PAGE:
Live Free or DieJuly 04, 2019
DUSTWUN is the most nerve racking acronym in the military and the knot in my stomach that formed when President Trump pardoned First Lieutenant Michael Behenna in time for Memorial Day has only grown with the specter of war with Iran increasing daily. Behenna was convicted in 2009 for the unpremeditated murder of an Iraqi he was ordered to return to his village due to the lack of direct evidence linking him to a roadside explosion that killed several in Behenna's platoon. Instead, Behenna pulled his convoy off to the side of the road to question him alone, stripped him naked, and shot him twice claiming self-defense. The pardon of this war criminal triggered long forgotten memories of advising my Iraqi infantry battalion in cordoning off our portion of Baghdad and searching the trunk of every vehicle exiting the capitol in hopes of finding the DUty STatus Whereabouts UNknown American soldier alive in the hours and days following his October 23, 2006 abduction. Congress will share the blame for the fate of any future DUSTWUN, similar to how their disregard for their constitutional responsibilities are why some Americans are actually celebrating our war criminals and most Americans appear unconcerned that we are on the brink of war with Iran this July 4th.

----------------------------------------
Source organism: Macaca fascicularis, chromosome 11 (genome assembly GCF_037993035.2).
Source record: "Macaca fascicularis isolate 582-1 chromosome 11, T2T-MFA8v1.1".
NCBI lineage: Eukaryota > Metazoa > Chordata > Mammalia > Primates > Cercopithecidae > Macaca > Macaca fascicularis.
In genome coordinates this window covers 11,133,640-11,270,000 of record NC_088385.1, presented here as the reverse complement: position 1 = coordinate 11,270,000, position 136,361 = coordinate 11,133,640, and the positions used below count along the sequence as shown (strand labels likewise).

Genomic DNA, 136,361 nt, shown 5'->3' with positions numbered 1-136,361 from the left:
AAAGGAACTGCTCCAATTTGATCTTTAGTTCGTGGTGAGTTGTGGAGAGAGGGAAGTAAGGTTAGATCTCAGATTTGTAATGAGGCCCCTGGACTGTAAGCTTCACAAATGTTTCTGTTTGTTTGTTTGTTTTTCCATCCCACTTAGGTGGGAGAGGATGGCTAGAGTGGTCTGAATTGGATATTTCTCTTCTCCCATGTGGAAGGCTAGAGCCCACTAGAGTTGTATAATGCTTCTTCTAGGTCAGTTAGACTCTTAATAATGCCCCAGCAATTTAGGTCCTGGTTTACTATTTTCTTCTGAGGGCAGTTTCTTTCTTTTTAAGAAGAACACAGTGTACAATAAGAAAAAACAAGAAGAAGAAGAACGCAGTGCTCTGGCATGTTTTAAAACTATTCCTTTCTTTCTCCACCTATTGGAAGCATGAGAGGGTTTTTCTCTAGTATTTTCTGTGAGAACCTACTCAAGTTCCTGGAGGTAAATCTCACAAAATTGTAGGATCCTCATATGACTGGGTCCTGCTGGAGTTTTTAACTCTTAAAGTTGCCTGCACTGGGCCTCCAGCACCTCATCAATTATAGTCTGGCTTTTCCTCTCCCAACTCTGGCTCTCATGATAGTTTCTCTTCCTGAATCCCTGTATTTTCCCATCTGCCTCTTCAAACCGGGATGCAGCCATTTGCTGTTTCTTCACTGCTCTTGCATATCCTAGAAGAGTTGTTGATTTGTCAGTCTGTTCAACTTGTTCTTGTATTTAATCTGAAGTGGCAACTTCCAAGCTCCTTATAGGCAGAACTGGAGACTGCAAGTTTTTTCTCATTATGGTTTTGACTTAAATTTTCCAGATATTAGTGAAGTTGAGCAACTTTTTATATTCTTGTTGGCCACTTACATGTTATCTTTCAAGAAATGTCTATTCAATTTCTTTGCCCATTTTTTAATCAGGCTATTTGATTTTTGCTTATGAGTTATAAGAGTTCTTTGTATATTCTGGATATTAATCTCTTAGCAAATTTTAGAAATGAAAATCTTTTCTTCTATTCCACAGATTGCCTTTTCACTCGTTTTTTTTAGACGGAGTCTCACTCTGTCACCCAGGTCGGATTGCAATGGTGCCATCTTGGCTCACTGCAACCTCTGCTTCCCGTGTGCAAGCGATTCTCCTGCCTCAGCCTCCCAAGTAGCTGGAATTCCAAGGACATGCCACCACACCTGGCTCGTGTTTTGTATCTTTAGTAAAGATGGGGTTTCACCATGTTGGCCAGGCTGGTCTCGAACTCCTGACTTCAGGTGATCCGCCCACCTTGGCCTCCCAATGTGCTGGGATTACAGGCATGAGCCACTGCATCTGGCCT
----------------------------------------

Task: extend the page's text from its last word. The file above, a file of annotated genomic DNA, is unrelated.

Our Founding Fathers installed a series of checks in our Constitution regarding a large-standing military being under the control of a single elected official. Article II, Section 3, names the president commander-in-chief and with it the power to direct the military. To balance that power, Article I, Section 8, Clause 11, vests in Congress the responsibility to declare war. Furthermore, Article I, Section 8, Clause 12, gives Congress the power to raise and support a standing army, but limits appropriating funds to support that army to just two years. In 1973, Congress made the War Powers Resolution law over President Richard Nixon's veto in response to President Nixon sending our military to war in Cambodia without congressional authorization. The War Powers Resolution allows presidents to only commit our military for sixty days without a Declaration of War, an Authorization to Use Military Force (AUMF), or in case of a "national emergency" caused by an attack. Unfortunately, the last AUMF Congress passed was to remove Iraqi Dictator Saddam Hussein from power the month before the 2002 midterm election after very little debate in largely empty chambers. Congress' only apparent takeaway was the political calculation that not voting on a future AUMF is better than being called unpatriotic for voting against one or jingoist for voting for one when casualties make the news. Now Congress did invoke the War Powers Act for the first time earlier this year, attempting to end American military operations assisting Saudi Arabia perpetuate the world's worst humanitarian crisis in Yemen. However, Congress has not invoked the War Powers Act, let alone utilized their constitutional appropriations powers, to curtail our actual combat operations in dire fear of taking a stand when it matters most.